So many funds, so many community grants to make

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Most people who are familiar with Community Foundation of the Lowcountry probably know us as grant-makers.

While we are much more than that, we do indeed have a competitive grant-writing process. This is just one of the reasons most nonprofits in our area know us well.

The Community Foundation is home to more than 300 different funds with different purposes ranging from scholarships to advised funds, to organizational funds and more.

We also have a variety of other competitive grant-making funds that have been established by connected groups of donors.

For nonprofits, this means that there are many "pots" attached to the Community Foundation from which organizations may apply for grants.

A few examples include The Belfair 1811 Charitable Fund, the Colleton River Plantation Club Operation Santa Claus Fund, the Hampton Hall Charitable Fund, the Hampton Lakes Tiger Bass Charitable Fund, the Long Cove Club Charitable Fund and the Women of Palmetto Bluff Charitable Fund. These are funds established by the residents of some of the area's planned communities and involve residents in collective charitable giving and grant-making.

The Dragon Boat Beaufort Fund supports the healthy physical activity of cancer patients and survivors while it raises money to assist cancer patients with unmet needs.

The Hargray Caring Coins Fund exemplifies how a business can do charitable work; money raised by its "round up" program is put in the fund and supports grants in the Hargray service area.

The PEARLS of Hampton County Endowment Fund and the Women in Philanthropy Endowment Fund are women's giving circles.

The Women's Association of Hilton Head Island Charitable Fund is an example of philanthropy being accomplished by a club, and there are others.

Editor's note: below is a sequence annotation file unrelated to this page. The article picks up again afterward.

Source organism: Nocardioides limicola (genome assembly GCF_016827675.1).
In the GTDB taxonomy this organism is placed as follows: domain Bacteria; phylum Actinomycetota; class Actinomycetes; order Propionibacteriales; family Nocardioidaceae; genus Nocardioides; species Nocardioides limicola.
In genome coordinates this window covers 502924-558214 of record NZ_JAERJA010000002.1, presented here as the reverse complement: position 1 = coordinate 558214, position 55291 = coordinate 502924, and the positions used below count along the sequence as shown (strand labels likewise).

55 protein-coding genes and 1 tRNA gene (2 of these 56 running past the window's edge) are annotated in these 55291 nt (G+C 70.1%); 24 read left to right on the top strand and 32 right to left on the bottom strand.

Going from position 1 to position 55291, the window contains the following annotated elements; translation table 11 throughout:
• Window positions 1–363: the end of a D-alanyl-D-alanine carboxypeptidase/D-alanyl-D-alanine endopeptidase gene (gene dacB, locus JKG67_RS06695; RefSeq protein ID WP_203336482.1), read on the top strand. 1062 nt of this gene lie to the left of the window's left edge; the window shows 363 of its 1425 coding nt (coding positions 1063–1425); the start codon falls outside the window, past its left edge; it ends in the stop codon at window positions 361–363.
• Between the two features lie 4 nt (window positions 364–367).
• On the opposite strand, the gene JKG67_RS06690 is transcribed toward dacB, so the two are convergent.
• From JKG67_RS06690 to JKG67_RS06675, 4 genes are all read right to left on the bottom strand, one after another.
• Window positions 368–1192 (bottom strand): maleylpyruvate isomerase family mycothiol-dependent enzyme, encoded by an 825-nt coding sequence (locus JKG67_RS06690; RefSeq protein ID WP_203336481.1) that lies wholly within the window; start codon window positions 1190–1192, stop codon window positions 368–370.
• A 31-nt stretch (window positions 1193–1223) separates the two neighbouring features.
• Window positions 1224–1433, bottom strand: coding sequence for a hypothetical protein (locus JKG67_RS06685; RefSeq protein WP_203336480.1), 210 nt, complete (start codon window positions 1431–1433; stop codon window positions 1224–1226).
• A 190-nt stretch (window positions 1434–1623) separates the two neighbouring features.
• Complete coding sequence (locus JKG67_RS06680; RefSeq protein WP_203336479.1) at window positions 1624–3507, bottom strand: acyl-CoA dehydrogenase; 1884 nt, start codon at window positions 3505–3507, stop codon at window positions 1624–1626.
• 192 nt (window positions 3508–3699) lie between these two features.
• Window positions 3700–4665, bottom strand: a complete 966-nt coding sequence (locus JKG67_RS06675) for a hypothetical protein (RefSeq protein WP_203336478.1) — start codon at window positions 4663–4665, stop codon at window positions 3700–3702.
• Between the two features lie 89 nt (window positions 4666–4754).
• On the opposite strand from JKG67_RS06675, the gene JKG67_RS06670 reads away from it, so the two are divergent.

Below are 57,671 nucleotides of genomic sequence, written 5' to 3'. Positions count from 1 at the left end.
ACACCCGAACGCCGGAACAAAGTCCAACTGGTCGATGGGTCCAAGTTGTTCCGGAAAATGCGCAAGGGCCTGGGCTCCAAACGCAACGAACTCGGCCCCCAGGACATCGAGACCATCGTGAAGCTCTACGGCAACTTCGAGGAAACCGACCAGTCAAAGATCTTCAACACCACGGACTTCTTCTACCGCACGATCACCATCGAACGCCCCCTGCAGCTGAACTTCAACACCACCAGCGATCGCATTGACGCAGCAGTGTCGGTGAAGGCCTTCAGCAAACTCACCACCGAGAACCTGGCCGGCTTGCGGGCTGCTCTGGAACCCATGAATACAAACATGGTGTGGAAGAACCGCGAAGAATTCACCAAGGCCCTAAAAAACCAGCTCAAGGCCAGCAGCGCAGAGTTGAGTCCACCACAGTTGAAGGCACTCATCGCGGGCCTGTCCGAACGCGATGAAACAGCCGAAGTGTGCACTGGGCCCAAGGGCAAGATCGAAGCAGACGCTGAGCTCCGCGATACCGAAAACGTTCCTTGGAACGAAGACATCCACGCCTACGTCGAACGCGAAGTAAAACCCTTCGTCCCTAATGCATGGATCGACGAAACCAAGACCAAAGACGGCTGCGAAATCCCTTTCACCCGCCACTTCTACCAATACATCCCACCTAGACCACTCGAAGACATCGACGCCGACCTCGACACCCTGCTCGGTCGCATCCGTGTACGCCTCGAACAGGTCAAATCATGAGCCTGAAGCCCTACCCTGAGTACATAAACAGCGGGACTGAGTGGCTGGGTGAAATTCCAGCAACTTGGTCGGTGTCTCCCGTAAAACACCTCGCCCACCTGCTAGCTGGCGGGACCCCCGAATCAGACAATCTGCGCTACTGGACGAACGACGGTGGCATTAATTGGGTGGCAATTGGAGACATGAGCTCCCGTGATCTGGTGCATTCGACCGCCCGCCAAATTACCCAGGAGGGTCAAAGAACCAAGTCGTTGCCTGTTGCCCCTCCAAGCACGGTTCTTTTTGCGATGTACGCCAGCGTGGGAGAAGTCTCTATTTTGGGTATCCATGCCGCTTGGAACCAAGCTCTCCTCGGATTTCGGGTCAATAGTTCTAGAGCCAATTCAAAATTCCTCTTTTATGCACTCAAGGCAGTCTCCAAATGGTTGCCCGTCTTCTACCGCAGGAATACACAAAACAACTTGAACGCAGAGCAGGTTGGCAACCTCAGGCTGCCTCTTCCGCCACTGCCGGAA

These amazing community groups, combining the resources of many to strengthen and leverage their giving, could apply for 501(c)(3) nonprofit status of their own. Instead, they have chosen to be under the fiscal agency of the Community Foundation.

This is beneficial in many ways. They do not have audits to undertake, federal tax filings to accomplish, investments, receipting, organizational due diligence for grant-making or the requirement to file for a license to solicit in each and every state that requires it.

For those whose donor base includes people with homes in other states, that last one alone is a major benefit! Each group has 24-hour online access to information about the available dollars in the fund they established and the grant-making that has been accomplished.

For some groups, we are beginning to work on providing access to our online grant-making process, making things easier for their grant's committees and for their applicants as well.

So, whether you are a nonprofit organization looking for funding, or a community group looking for an easy way to do charitable work, Community Foundation of the Lowcountry can make living generously easy, cost-effective and fun.

Denise K. Spencer is president and CEO of the Community Foundation of the Lowcountry. www.cf-lowcountry.org

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